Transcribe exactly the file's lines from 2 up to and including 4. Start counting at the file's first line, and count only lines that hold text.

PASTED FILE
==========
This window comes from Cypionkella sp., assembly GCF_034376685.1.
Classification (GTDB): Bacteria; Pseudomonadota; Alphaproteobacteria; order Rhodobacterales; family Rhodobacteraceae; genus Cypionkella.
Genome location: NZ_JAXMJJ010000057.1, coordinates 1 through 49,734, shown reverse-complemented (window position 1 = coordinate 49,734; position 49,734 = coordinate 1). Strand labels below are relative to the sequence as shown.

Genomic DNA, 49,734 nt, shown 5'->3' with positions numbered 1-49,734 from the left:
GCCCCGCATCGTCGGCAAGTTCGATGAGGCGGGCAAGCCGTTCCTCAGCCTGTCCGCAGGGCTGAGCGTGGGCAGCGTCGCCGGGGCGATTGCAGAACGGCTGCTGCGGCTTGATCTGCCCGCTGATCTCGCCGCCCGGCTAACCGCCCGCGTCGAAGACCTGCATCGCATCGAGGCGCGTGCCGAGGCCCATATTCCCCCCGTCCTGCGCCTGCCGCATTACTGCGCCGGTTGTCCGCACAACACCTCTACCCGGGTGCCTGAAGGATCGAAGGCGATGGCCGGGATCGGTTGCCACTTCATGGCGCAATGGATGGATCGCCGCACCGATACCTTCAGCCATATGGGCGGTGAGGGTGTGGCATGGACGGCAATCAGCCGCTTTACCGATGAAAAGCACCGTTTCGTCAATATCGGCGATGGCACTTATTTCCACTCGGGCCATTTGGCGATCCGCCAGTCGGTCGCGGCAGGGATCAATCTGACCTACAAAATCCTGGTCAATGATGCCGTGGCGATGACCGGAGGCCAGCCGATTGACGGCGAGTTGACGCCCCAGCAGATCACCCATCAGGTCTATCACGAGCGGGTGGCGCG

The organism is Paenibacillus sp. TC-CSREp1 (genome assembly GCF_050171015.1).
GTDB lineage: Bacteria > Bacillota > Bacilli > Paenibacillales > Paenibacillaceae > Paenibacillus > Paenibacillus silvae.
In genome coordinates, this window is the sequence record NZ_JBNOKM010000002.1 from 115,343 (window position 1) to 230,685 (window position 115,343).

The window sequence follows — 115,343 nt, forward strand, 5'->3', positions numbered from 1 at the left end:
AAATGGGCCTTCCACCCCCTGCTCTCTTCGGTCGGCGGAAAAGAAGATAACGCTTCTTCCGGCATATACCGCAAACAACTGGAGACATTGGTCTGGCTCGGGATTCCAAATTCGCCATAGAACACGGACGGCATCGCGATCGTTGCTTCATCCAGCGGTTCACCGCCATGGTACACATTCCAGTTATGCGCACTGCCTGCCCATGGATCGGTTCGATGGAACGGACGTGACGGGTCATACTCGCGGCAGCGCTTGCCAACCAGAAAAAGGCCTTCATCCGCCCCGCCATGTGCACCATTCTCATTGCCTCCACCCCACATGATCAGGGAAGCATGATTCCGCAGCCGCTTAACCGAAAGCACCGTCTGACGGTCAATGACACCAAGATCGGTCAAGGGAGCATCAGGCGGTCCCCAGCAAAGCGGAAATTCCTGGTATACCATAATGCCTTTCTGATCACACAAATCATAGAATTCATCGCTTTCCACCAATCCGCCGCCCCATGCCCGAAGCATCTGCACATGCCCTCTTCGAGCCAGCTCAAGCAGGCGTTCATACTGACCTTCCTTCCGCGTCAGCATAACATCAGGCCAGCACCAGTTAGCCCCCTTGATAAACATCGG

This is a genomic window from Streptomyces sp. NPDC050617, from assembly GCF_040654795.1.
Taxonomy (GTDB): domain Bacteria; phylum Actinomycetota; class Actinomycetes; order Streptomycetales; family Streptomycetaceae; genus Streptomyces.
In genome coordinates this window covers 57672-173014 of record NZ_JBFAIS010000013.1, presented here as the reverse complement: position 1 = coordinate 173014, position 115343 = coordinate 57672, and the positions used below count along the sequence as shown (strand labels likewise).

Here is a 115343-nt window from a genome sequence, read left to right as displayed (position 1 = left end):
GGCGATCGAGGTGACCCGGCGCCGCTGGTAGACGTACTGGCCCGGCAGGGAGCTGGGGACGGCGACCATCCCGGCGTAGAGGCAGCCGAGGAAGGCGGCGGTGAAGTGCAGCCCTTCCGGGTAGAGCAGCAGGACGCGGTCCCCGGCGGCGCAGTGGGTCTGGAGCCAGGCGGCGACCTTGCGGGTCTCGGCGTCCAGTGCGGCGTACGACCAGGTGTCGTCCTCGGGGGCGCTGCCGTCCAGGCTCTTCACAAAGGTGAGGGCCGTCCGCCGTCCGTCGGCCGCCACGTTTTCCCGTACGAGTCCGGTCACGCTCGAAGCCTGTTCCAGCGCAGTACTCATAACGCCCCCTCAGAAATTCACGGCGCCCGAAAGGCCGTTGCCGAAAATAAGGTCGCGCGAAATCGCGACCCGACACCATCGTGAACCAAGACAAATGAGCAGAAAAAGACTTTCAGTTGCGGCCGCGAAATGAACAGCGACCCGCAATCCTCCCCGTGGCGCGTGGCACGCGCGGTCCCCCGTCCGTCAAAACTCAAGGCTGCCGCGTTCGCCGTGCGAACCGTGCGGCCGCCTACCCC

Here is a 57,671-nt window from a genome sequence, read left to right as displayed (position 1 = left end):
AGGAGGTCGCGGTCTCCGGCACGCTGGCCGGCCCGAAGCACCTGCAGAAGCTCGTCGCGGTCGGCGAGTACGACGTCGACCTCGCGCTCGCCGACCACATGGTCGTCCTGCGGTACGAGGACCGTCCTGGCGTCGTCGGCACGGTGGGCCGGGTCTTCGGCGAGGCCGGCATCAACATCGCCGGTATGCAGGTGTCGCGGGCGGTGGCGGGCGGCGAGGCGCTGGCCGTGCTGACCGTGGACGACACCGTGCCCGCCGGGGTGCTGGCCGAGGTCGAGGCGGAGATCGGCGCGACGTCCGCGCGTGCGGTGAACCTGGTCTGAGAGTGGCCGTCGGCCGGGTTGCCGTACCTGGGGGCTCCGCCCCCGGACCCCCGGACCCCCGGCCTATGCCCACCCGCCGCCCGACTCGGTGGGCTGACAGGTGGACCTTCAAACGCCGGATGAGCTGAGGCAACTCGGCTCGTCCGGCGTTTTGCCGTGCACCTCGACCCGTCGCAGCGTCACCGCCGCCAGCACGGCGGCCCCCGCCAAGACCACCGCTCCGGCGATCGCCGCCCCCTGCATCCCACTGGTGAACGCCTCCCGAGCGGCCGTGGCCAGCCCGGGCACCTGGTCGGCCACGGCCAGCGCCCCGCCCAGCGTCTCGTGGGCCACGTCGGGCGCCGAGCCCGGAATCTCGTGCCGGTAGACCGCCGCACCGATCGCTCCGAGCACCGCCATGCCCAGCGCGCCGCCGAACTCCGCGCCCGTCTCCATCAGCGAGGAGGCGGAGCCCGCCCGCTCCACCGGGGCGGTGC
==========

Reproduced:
Classification (GTDB): Bacteria; Pseudomonadota; Alphaproteobacteria; order Rhodobacterales; family Rhodobacteraceae; genus Cypionkella.
Genome location: NZ_JAXMJJ010000057.1, coordinates 1 through 49,734, shown reverse-complemented (window position 1 = coordinate 49,734; position 49,734 = coordinate 1). Strand labels below are relative to the sequence as shown.

Genomic DNA, 49,734 nt, shown 5'->3' with positions numbered 1-49,734 from the left: